I will forever pine for Tagliatelle alla Bolognese (or Ragu), a wide flat pasta with Bologna’s style of meat sauce, less tomato than you will find in Americans’ version of pasta. Bologna is also the home of lasagna, whose noodles are green!

Limoncello Bologna
Enjoying a delicious post-meal housemade limoncello in Bologna

We often would order the boys a pizza, tuck them in the apartment and dine just downstairs al fresco sometimes until as late at 11 p.m. with un mezzo, a half liter, or a full bottle of the vino della cassa rossa (the red house, or table, wine), which was made from the region’s San Giovese grapes and absolutely delicious.

Oh, and the trattoria would never fail to bring the amazing housemade limoncello as a “digestif” after the meal – yum!

We will never forget the food in Bologna and I suspect it will call us back there again.


Recovering in Bologna

It seems we quite wore out our boys, 9 and 13, in Paris, with our oldest coming down with a cold and mild fever by the time we reached Italy. We used Bologna as a point to slow our pace, take turns exploring on our own and let the kids rest.

With the development of a fever, I felt we should check in with a doctor, knowing we still had at least a week of our trip left. If ever you need a doctor in Europe, check with the “Farmacia.” Both in France and Italy, these were on almost every corner and identified by a green cross.

Italy Farmacia
An Italian Farmacia – There’s basically one on every corner!

Unlike an American drug store, the Farmacia does not sell groceries and sunscreen, but focuses largely on medicines and beauty/hygiene products. The pharmacist can actually prescribe some prescription medications.

After calling our travel insurance company to request doctors in the area, but only getting a list of hospitals (I had no interest in sitting in an emergency room all day for a cold), I headed to the Farmacia. They were phenomenal.

They called a private doctor for me, speaking the Italian I could not, got them to come directly to our apartment — and for only 100 Euros, which the travel insurance later reimbursed.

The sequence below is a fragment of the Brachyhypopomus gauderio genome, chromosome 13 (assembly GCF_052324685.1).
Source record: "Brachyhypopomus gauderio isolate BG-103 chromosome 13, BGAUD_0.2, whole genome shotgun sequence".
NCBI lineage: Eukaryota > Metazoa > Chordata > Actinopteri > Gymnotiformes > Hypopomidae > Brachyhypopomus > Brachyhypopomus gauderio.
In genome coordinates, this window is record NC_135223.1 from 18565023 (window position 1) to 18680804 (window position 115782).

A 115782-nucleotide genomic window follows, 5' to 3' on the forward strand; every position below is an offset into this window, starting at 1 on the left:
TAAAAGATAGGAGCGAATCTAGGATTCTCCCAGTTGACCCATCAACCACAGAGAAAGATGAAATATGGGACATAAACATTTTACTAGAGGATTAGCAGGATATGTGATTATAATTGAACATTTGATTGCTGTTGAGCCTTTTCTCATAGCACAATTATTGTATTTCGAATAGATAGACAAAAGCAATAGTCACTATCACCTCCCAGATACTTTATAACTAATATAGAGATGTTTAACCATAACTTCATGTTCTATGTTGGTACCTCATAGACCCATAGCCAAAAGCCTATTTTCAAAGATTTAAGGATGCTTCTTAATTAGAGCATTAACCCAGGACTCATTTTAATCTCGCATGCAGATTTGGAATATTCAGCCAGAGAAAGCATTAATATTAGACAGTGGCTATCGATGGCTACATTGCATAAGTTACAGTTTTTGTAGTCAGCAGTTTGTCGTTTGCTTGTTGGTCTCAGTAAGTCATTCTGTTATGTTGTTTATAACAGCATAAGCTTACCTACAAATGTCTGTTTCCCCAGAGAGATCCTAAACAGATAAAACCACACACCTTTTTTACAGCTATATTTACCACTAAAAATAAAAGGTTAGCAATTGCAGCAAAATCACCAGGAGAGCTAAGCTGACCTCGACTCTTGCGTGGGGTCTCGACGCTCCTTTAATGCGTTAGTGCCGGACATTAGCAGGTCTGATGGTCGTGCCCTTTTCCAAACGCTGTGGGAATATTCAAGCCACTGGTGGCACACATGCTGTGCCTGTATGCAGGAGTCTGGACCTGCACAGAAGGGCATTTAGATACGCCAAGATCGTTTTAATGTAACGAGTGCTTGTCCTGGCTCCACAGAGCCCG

The doctor came the same day and was absolutely lovely, though spoke next to no English. We managed with Google Translate, Rick Steves’ Italian Phrasebook and Dictionary, and much gesturing and pointing :).

By the end of the day, I had a prescription for antibiotics and nose spray, which was filled in less than 5 minutes at the Farmacia, and in just a few days, he was back to normal health.

[Want to learn Italian? Here’s how to do it quickly in 5 steps]


Our Home in Bologna

Bologna apartment street view
The street of the Bologna apartment building; Credit:

For our stay in Bologna, we opted to get a vacation rental through Vrbo. The apartment, located at Via Monte Grappa, 3, was centrally located within the old town and close to many shops and restaurants.

Bologna apartment HomeAway
The building’s beautiful interior; Credit: Vrbo

It had wonderful air conditioning, a separate bedroom and a pull-out couch for the kids, as well as a full kitchen with large refrigerator, stove and microwave.

Bologna apartment HomeAway
The Bologna apartment’s main living area; Credit: Vrbo

The design was modern, yet it was located in a grand old Bologna building. It was the perfect spot to relax, recover and return after a wonderful meal at one of the many nearby restaurants.

Next stop, Florence!


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  • Lyn Mettler

    Lyn Mettler is a longtime travel writer for US News & World Report, USA Today 10Best and The TODAY Show who created Families Fly Free, a program which teaches families her simple system to use travel rewards to fly for free.